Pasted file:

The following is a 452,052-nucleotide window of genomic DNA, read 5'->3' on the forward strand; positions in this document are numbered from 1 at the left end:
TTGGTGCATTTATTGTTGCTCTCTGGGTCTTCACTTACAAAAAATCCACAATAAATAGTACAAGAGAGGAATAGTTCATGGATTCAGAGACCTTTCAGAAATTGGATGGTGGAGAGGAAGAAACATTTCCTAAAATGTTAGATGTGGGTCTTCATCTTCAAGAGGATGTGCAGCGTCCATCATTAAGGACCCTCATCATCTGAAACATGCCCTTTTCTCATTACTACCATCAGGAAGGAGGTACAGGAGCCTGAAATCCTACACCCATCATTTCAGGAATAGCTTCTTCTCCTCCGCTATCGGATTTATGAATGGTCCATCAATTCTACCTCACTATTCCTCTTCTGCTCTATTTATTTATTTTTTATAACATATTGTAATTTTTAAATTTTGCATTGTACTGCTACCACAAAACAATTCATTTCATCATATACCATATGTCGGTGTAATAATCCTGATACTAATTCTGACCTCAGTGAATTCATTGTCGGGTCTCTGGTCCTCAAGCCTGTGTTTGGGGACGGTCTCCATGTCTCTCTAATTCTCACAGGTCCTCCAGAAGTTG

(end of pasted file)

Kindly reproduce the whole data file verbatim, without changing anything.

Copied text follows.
The following is a 452,052-nucleotide window of genomic DNA, read 5'->3' on the forward strand; positions in this document are numbered from 1 at the left end:
TTGGTGCATTTATTGTTGCTCTCTGGGTCTTCACTTACAAAAAATCCACAATAAATAGTACAAGAGAGGAATAGTTCATGGATTCAGAGACCTTTCAGAAATTGGATGGTGGAGAGGAAGAAACATTTCCTAAAATGTTAGATGTGGGTCTTCATCTTCAAGAGGATGTGCAGCGTCCATCATTAAGGACCCTCATCATCTGAAACATGCCCTTTTCTCATTACTACCATCAGGAAGGAGGTACAGGAGCCTGAAATCCTACACCCATCATTTCAGGAATAGCTTCTTCTCCTCCGCTATCGGATTTATGAATGGTCCATCAATTCTACCTCACTATTCCTCTTCTGCTCTATTTATTTATTTTTTATAACATATTGTAATTTTTAAATTTTGCATTGTACTGCTACCACAAAACAATTCATTTCATCATATACCATATGTCGGTGTAATAATCCTGATACTAATTCTGACCTCAGTGAATTCATTGTCGGGTCTCTGGTCCTCAAGCCTGTGTTTGGGGACGGTCTCCATGTCTCTCTAATTCTCACAGGTCCTCCAGAAGTTG